Tourism bosses have criticised the Environment Secretary after he said people should not holiday abroad unless “absolutely necessary” and staycation in the UK instead.
On June 8, Environment Secretary George Eustice encouraged Brits to stay home this year.
Speaking to Sky News, Eustice advised Brits to “holiday at home”. He went on to explain that he will not be leaving the country this summer.
“I will be staying at home. I have no intention of travelling or going on a holiday abroad this summer. Some people may, but they have to understand that there are obviously risks in doing so because it is a dynamic situation. But I think most people will probably decide this year to stay at home, holiday at home,”
However, airline and tourism operators have hit back.
“I’m shocked and disappointed to hear Mr Eustice’s comments especially as ministers haven’t provided the scientific data to back them up,” said British Airways chief Sean Doyle.
Johan Lundgren, CEO of EasyJet, added, “The Government seems determined to deprive UK citizens of the opportunity to travel abroad safely this summer.”
Downing Street has also moved to dissociate itself from Eustice’s comments saying that the environment minister was “speaking personally about his own plans to holiday at home.”
Confusion also reigns as the Foreign Office is still declaring Portugal safe and refuses to advise against the country and the islands of Madeira hinting at tensions in Westminster over what countries make the green list or not.
The Madeira Islands should have stayed on the UK’s green list, the regional secretary for tourism and culture said yesterday, June 8.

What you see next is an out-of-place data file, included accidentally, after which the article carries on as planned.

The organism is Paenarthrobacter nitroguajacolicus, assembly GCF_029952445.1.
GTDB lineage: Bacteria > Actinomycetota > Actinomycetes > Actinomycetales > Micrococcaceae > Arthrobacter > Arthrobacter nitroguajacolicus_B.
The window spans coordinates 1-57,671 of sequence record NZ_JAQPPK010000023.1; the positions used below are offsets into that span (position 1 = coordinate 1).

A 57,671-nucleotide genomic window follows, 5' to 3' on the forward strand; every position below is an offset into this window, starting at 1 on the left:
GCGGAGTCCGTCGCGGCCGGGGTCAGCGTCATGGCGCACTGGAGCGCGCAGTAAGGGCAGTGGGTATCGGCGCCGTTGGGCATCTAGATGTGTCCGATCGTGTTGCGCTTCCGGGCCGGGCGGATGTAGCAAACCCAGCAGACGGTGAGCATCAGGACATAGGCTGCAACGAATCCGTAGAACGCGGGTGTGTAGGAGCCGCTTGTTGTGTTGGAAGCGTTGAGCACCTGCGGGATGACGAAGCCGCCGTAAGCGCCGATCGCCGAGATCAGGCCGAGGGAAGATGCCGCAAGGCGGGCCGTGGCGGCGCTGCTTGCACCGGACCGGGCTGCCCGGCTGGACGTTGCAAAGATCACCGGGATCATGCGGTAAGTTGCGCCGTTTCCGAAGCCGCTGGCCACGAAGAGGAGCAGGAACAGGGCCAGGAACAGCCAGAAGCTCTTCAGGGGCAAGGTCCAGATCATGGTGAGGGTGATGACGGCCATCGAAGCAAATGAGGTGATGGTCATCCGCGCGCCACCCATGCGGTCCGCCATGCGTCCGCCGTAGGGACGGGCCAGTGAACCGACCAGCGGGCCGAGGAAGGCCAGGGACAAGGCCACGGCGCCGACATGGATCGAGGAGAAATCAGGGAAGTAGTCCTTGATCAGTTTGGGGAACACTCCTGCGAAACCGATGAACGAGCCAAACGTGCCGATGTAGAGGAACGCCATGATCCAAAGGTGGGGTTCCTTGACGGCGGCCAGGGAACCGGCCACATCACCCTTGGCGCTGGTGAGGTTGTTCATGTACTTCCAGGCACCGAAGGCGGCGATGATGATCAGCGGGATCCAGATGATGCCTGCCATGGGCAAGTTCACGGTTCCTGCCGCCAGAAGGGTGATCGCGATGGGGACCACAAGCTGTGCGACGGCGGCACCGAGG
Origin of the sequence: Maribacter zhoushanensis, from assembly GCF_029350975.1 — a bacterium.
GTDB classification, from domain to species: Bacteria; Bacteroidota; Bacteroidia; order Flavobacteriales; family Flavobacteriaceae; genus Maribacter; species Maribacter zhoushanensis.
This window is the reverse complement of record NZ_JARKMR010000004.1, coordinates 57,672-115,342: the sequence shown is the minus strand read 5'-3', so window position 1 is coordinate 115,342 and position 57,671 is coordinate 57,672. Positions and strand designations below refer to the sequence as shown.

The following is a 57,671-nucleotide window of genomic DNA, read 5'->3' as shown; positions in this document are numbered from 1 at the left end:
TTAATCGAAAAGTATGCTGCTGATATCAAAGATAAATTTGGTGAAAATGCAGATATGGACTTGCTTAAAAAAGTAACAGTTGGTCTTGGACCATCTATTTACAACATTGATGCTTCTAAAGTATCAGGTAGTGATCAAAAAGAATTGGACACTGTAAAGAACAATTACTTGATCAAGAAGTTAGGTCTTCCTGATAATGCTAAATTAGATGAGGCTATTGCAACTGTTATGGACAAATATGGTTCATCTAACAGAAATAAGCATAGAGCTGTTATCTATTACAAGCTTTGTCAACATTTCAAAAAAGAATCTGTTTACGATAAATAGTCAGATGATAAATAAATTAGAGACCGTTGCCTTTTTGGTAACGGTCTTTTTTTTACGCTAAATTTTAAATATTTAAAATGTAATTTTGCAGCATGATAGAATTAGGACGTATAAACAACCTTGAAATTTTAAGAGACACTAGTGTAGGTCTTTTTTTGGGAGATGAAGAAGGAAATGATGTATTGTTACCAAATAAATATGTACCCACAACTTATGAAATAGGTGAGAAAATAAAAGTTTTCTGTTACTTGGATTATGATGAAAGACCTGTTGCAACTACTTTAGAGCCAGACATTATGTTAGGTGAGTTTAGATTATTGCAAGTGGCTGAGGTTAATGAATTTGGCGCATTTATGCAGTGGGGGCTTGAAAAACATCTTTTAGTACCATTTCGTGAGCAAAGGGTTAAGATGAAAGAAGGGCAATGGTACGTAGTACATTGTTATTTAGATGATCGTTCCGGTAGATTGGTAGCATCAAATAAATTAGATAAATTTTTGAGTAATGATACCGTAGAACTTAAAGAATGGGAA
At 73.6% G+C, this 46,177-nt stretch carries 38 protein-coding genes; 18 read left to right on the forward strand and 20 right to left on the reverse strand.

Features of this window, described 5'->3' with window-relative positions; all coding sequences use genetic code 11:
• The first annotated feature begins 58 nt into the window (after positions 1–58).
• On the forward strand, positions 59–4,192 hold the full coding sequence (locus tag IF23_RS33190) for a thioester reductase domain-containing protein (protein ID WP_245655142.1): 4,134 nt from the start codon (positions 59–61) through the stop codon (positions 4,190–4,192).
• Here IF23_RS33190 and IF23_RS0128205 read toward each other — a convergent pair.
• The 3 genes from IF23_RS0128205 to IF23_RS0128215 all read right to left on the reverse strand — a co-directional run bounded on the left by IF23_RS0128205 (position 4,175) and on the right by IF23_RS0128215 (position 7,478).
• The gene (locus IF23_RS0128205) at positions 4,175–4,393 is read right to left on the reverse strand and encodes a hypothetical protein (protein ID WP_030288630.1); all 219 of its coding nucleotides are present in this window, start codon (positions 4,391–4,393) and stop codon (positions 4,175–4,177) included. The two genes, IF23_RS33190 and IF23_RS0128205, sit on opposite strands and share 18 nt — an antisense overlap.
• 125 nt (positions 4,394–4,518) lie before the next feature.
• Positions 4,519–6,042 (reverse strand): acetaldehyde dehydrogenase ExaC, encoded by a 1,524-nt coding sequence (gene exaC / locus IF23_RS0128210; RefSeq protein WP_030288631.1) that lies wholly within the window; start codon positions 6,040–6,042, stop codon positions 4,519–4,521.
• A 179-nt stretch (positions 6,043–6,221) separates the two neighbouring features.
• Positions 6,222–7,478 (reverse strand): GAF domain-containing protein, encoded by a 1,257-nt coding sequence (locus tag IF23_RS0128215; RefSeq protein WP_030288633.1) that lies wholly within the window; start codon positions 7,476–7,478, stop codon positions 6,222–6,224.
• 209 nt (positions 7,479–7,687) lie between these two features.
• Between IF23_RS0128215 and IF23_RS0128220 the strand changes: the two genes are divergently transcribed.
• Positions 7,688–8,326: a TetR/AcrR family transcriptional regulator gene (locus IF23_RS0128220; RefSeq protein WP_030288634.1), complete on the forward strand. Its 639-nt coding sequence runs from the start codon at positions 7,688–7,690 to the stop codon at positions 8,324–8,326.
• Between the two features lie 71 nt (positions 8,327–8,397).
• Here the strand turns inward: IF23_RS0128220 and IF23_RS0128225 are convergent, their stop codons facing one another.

The Portuguese islands are 1,077 kilometres away from continental Europe.
Eduardo Jesus, regional secretary for tourism and culture, said, “The UK decision is unfair, inadequate, and unfounded. An urgent review is required for Madeira for positive discrimination.
“We are utilising all channels to reinforce this message with the decision-makers in the UK, who will find it hard to encounter an alternative European tourist destination with the same level of security as Madeira and Porto Santo,” he added.
There are 22 flights from the UK to the Atlantic archipelago from Britain daily.
In the past month, there has been a 45 per cent decrease in Covid-19 cases on the islands and no evidence of the Delta variant.
Following the government’s travel list announcement on June 3, Portugal’s Ministry of Foreign Affairs ministry said on Twitter that it “cannot understand” the “decision.
“We take note of the British decision to remove Portugal from the travel ‘green list’, the logic of which we cannot understand,” the Tweet said.
“Portugal continues to carry out its prudent and gradual deconfinement plan, with clear rules for the safety of those who live here and those who visit us,” it added.
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